Q1) In what ways does your media product use, develop or challenge forms and conventions of real media products? <ul><li>One of the key conventions of the images involved and printed in music magazines, and magazines in general, is that close ups are frequently used with the subject or artist giving direct address (eye contact) with the camera, thus creating a relationship with the prospective buyer or audience member. As you can see with the front cover design, I have kept to this convention as well as having the main image of the artist overlap the mast head of the magazine, another convention frequently seen. </li></ul><ul><li>The colour coding used on the front cover, and throughout the magazine, is the house style which is repeated on both the contents and the double page spread. Again, repeating the house style (a colour code that represents the magazine and suitably describes the genre of the music presented in the magazine.) </li></ul><ul><li>Other simple conventions such as tag lines, bar codes and strap lines are also featured. These conventions allow my magazine to seem more realistic, particularly with the bar code, and also allow it to interact with the audience, stating competitions and other artists involved in the magazine. </li></ul>
Q1) Continued… <ul><li>Regarding the contents page of my magazine, you can clearly see the house style being continued (keeping to the conventions) however, with the main focus of this page being on the single image of the artist, this breaks the conventions slightly, as we often see a main image, usually of the featured artist, and then smaller images of other musicians featured. I used this single image in order to draw attention to the artist and also to relate to the audience (as my magazine was targeted for acoustic rock and singer/song writer fans and the image involved the artist holding a guitar, I thought the singular image would be more striking and relevant.) </li></ul><ul><li>Straplines and a few tag lines feature, here stating page numbers and other pages that aren’t mentioned in the main body of text. The main body of text itself, also breaks conventions as, previously stated, the contents page usually features a lot of images and few amounts of texts, however there appears to be a balance with the main image and the main body of text opposite it. I found this created a professional look and also prevented the page from looking empty. In order for the text to be broken up, I created spaces in-between the headers of the block of text and I coloured the lines alternatively, black and white, which allowed them to stand out from the autumn leaf background. </li></ul>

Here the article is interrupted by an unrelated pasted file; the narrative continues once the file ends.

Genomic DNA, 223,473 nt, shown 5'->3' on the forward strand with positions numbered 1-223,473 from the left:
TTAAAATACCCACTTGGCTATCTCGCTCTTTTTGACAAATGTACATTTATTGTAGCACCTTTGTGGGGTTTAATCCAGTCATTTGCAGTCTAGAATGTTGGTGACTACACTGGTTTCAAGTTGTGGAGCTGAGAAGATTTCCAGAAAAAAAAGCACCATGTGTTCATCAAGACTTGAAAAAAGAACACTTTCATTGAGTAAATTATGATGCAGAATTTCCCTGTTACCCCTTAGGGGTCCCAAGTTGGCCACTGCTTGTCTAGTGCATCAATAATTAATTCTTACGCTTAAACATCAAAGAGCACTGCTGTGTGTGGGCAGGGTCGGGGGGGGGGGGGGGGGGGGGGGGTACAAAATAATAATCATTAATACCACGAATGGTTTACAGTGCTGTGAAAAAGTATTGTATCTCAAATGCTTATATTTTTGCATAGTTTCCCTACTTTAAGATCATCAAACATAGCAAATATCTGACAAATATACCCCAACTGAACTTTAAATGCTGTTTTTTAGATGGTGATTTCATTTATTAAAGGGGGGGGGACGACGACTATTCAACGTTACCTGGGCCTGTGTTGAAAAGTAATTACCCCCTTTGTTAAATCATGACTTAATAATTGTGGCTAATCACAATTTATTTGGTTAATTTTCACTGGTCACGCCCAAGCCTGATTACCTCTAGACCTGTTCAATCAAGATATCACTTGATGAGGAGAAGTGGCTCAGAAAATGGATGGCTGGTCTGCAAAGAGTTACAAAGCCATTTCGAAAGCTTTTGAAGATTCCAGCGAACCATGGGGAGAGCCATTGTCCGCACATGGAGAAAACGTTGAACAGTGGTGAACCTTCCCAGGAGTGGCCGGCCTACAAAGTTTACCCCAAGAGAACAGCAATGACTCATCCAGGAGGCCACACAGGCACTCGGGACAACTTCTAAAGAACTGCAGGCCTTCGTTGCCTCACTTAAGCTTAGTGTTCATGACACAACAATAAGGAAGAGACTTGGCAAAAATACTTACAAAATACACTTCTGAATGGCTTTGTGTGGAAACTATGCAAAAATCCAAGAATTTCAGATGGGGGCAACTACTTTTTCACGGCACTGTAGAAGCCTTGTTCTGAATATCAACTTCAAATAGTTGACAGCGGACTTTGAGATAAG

Q1) Continued… <ul><li>The double page spread keeps to many of the conventions (different costume from the front and contents page and at least more than three images on the page) however my placement of images almost breaks the conventions as there is not one main image to focus on, but two, either side of the pages. Not only this, but as face paint featured prominently in the representation of the artist, I looked at a few examples on my blog and chose to show three smaller images of the artist getting ready for the shoot. This doesn’t break conventions but allows the columns of text to be broken up. You can also see the house style is continued throughout these two pages, however the colour green, from the images, is brought into it. Tag lines in the form of quotes also break up the text, again this is a convention that I keep to. At the end of the interview, smaller text is shown giving the audience information about the artist and stating her albums and EP are still available to buy, this is a convention that is frequently seen in music magazines. </li></ul>
Q2) How does your media product represent particular social groups? <ul><li>As the main focus for the magazine is on the artist Kathy Striker, a woman, a social group that is clearly represented is women, however I feel women are not represented poorly in my magazine. In the images, the artist has been wearing face paint, which can connote as fun and quirky, and in the main image on the contents page she is holding a guitar, which can connote as being talented. It is difficult to analyse the social group women that have been represented in my magazine as, the point of acoustic rock and singer/song writers is that it is not the appearance that matters, it is about their talent. </li></ul><ul><li>However, when looking at the contents page, is becomes clear that there appear to be more women mentioned. This can clearly connote as women being more talented in the acoustic rock genre as, in this genre, they are not treated or represented poorly as they are in hip hop or R&B (where they are portrayed as sex objects.) </li></ul><ul><li>Regarding the double page spread, the lighting and the floral theme of the photo shoot can connote different things to the audience (example: women like flowers, women are girly, women are dainty etc.) However, as the magazine is targeted at young people who are fans of acoustic rock, it is possible for the audience members who know of this artist to understand that floral patterns is part of the artists iconography. </li></ul>
Q2) Continued… <ul><li>In the double page spread there is also the interview, which allows the audience to have an insight to the artists life. As the artist is a young person, a very wide social group, we can draw certain assumptions from the artist and apply it to how people connote how young people act. </li></ul><ul><li>The artist mentions University and life after it, as she says “ I got out of Uni, with my music degree. It was a bit hectic ” which could connote that young people find University stressful and are unable to cope with it. She later goes on to say “ I broke up with my boyfriend and I couldn’t afford to keep the dingy flat I was in ” which can connote that young people are not good at keeping a relationship or dealing with money. However, when looked at in context, it is apparent that it is only relevant to the artist as she is speaking from her own experience and not other peoples. Another line from her interview not only connotes how some young people act, also how College aged girls act “ the line “Please don’t leave me, I know that sounds pathetic” was a phrase a girl said in College, when she was telling the girls changing room how her boyfriend dumped her ” this links back to how women and girls are represented in my product, here however shows them as being needy and, when looked at in context, gossip to others. </li></ul>